J. Herbin Vert Olive03/23/2009
J. Herbin Vert Olive languished in my collection for months before it found the perfect pen. That is the long and short of the story – long time to find the right kind of pen and a very short list of pens that suit it really well. Now that represents my preferences in inks and your story may differ.
Maybe you will like it in a fine nib. The color was soft and pale in my fine and extra-fine Japanese pens but more robust in a free-flowing Levenger True Writer. While I dallied with lots of other inks, the bottle just gathered dust. I share my office with several birds so that doesn’t take long. Anyway, a couple of weeks ago I decided to follow my own advice and loaded Vert Olive into a pen with a wide nib, the Lamy Joy 1.1mm italic. The color was better than good and improved still more when I slowed my strokes allowing more ink to flow onto the paper. Now this was the green I’d hoped for all along.
On white paper Vert Olive has blue undertones and on a yellow based paper it has yellow undertones. Either way it is a bright olive color rather than the drab olive green that I associate with the military. I would have liked it either way. This is not a high saturation or high contrast ink but one that is very easy to read. It would be suitable for margin notes as well as correspondence and can hit a calm and relaxing note for journal writing.
To round out the characteristics, there is good shading and flow but not much lubrication which means that your nib may talk to you. I don’t mind since on occasion my birds tilt their heads and listen intently trying to catch the little squeaks coming from my bird/pen. However, people visiting my workspace have yet to comment on that extra bird so it isn’t loud enough to offend others.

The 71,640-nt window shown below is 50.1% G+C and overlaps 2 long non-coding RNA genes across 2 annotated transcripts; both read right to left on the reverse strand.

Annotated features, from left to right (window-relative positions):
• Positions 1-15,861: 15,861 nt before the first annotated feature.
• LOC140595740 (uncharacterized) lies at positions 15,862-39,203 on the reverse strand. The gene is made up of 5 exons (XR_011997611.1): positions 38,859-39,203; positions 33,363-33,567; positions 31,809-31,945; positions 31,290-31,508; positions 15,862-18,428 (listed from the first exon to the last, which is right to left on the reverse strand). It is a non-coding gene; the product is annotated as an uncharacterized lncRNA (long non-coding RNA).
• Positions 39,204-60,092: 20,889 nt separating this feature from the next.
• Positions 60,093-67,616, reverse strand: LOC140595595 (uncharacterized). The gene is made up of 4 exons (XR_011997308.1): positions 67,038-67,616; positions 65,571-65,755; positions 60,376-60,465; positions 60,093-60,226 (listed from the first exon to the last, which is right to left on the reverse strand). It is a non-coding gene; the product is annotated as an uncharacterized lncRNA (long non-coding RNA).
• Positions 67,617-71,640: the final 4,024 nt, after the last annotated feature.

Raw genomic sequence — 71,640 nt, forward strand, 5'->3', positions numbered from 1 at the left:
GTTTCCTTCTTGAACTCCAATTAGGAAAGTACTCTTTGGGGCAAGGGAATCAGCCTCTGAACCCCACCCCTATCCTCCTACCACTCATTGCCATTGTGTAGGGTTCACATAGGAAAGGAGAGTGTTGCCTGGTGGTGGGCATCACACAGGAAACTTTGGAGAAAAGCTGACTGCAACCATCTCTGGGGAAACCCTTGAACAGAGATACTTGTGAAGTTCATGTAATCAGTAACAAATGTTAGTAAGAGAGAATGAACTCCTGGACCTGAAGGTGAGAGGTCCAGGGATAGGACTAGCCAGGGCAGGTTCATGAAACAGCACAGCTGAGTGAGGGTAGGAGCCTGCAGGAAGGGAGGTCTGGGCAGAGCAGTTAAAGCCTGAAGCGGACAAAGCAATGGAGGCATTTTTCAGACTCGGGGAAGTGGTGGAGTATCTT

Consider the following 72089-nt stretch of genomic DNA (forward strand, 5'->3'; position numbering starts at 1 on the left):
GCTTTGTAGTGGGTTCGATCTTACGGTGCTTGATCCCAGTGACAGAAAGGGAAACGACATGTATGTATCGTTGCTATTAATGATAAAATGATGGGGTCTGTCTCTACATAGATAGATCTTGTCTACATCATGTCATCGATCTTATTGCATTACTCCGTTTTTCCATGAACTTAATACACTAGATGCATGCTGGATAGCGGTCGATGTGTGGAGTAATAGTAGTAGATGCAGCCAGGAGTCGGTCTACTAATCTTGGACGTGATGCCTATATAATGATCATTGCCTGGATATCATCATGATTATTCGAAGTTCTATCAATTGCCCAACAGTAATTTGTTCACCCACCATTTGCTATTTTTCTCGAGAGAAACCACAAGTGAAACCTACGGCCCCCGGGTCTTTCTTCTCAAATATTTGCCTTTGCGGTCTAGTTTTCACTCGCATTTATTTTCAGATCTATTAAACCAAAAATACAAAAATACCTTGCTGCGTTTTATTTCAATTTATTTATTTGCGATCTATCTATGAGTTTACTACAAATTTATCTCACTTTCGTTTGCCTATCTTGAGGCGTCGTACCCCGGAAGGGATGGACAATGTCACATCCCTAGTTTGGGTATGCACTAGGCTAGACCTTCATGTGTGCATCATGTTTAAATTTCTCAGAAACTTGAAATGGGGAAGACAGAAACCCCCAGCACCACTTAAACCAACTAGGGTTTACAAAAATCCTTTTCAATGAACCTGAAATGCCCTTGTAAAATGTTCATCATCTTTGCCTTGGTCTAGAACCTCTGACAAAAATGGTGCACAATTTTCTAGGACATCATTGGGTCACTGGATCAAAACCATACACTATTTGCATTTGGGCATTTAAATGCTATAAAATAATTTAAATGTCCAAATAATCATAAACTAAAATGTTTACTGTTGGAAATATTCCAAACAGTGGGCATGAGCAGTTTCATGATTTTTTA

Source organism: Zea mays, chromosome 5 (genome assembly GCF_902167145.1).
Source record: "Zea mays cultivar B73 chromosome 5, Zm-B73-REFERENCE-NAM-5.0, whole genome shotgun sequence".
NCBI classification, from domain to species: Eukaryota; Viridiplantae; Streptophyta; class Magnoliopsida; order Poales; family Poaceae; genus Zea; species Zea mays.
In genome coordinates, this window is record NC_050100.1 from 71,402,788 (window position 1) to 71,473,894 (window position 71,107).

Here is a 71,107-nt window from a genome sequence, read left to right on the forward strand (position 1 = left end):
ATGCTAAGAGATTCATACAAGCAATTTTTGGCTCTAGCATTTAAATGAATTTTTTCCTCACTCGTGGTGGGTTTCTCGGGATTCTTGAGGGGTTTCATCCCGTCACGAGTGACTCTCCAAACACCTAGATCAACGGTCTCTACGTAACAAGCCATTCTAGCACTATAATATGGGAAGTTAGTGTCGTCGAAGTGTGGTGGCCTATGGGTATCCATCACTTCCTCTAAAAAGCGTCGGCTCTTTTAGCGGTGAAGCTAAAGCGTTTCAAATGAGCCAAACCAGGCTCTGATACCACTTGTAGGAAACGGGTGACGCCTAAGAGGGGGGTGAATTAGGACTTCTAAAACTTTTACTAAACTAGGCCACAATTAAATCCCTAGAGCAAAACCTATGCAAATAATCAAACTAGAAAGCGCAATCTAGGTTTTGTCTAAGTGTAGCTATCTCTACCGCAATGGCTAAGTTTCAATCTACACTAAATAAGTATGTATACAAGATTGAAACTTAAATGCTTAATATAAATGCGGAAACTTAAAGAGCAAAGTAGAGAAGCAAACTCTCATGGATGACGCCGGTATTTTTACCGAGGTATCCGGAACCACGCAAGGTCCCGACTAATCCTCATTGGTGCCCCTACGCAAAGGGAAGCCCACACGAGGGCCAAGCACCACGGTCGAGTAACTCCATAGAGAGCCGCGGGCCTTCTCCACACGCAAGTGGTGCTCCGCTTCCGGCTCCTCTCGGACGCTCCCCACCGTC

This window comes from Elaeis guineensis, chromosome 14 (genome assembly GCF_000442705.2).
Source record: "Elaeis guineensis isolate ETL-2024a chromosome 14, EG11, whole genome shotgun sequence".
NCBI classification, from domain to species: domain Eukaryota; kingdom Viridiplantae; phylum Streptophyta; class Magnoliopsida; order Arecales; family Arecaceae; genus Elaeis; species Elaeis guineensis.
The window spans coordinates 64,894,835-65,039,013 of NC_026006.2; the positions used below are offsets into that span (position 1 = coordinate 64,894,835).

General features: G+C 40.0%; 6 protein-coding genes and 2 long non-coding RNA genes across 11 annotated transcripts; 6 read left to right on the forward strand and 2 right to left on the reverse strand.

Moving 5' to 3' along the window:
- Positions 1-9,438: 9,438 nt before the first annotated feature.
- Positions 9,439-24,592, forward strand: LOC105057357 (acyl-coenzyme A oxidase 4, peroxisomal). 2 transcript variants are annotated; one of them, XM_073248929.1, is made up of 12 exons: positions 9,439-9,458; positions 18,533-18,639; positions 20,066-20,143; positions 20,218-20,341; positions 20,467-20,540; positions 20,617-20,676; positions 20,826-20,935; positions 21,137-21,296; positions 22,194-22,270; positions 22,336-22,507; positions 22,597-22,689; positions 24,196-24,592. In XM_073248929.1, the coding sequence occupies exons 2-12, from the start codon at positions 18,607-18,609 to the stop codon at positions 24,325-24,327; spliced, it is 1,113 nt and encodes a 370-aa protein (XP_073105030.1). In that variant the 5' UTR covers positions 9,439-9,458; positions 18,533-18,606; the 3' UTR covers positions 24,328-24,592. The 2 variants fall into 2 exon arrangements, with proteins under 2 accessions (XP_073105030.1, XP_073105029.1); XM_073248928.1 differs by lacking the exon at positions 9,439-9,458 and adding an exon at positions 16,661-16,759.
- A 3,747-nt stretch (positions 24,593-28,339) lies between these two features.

Vert Olive did not reproduce very accurately but here’s the best my scanner could muster. Light behind an image, as you find on a monitor, seems to bring out a yellow that doesn’t appear on paper. I’ve attempted to compensate for that issue. Check out more reviews and scans from Biffybeans and La Plume Etoile. Each of us achieved a slightly different shade in our images of Vert Olive, a product of technology and not the ink itself. The true color is probably somewhere in between. On my monitor the image at J. Herbin is the closest to my written sample so go by that if you are uncertain.
Need to work on my letter forms but you can still get the idea from my written sample. J. Herbin Vert Olive is a lovely olive color but needs the right pen to reach its full potential. Wait. Isn’t that true of most inks? Duh!